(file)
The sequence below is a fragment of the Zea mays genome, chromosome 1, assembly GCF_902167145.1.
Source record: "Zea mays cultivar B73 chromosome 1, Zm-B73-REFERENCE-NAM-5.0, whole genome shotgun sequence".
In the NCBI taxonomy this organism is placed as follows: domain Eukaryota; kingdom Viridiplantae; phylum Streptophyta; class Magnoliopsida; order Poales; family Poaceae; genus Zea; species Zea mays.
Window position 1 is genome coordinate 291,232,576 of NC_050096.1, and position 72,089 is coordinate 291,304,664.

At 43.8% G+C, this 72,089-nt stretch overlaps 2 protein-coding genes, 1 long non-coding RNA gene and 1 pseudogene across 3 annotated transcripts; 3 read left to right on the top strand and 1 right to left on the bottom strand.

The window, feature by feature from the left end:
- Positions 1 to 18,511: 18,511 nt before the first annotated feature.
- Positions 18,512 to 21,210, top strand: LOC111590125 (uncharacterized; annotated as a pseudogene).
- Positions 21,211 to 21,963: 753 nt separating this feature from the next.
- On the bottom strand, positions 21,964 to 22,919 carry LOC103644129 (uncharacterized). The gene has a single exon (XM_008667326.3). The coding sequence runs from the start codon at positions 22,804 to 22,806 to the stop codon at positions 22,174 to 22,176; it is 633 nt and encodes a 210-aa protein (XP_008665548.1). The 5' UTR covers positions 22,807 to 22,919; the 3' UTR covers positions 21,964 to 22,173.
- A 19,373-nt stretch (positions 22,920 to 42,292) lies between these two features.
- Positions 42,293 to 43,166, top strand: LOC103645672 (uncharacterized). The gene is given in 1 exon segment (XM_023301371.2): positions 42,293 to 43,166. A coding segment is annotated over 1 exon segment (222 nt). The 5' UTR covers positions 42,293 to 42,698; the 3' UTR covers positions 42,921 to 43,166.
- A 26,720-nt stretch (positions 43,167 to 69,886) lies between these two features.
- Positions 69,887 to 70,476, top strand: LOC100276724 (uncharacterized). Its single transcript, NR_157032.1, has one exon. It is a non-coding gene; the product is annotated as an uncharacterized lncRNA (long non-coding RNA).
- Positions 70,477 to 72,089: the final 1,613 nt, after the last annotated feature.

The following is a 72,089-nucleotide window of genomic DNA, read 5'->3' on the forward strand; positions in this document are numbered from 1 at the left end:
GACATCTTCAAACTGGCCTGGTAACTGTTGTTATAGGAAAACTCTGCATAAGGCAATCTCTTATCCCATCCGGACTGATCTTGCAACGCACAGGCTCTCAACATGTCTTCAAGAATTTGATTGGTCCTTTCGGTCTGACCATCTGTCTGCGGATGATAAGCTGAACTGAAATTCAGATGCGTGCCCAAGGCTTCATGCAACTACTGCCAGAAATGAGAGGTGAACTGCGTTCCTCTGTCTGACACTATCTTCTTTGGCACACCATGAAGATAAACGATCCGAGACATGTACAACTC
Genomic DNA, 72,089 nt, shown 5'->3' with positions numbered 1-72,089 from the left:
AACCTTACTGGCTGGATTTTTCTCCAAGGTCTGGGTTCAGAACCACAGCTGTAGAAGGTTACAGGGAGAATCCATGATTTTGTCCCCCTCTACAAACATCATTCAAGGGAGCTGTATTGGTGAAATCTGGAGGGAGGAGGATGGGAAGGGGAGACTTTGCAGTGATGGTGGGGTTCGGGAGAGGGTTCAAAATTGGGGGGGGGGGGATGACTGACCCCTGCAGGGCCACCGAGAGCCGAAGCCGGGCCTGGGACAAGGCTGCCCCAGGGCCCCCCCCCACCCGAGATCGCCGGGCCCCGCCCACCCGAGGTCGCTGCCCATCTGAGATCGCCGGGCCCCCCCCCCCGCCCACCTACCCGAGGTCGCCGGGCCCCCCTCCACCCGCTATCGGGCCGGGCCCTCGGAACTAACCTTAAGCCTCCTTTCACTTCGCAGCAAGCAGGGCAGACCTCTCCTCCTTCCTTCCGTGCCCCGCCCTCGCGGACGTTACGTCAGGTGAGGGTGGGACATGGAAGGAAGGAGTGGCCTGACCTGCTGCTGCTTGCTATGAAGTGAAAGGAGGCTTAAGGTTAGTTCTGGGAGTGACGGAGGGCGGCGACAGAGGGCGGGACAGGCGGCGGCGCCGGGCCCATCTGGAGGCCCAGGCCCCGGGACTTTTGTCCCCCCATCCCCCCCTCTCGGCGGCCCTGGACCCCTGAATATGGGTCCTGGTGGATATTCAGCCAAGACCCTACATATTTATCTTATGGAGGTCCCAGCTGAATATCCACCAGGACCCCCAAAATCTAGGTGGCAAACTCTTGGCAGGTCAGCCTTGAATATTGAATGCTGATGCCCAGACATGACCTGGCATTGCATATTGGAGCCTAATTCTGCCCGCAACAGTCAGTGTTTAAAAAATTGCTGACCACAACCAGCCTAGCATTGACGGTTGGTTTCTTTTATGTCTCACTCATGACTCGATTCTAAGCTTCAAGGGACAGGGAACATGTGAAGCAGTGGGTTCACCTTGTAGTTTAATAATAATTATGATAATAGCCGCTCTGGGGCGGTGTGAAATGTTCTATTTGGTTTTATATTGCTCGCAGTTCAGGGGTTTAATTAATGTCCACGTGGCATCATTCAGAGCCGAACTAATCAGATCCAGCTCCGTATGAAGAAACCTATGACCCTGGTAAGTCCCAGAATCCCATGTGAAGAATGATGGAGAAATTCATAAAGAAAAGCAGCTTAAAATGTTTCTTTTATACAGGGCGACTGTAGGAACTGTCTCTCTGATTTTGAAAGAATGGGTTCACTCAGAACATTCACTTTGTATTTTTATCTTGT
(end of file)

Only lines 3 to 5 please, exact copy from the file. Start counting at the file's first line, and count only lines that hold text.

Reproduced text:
In the NCBI taxonomy this organism is placed as follows: domain Eukaryota; kingdom Viridiplantae; phylum Streptophyta; class Magnoliopsida; order Poales; family Poaceae; genus Zea; species Zea mays.
Window position 1 is genome coordinate 291,232,576 of NC_050096.1, and position 72,089 is coordinate 291,304,664.

At 43.8% G+C, this 72,089-nt stretch overlaps 2 protein-coding genes, 1 long non-coding RNA gene and 1 pseudogene across 3 annotated transcripts; 3 read left to right on the top strand and 1 right to left on the bottom strand.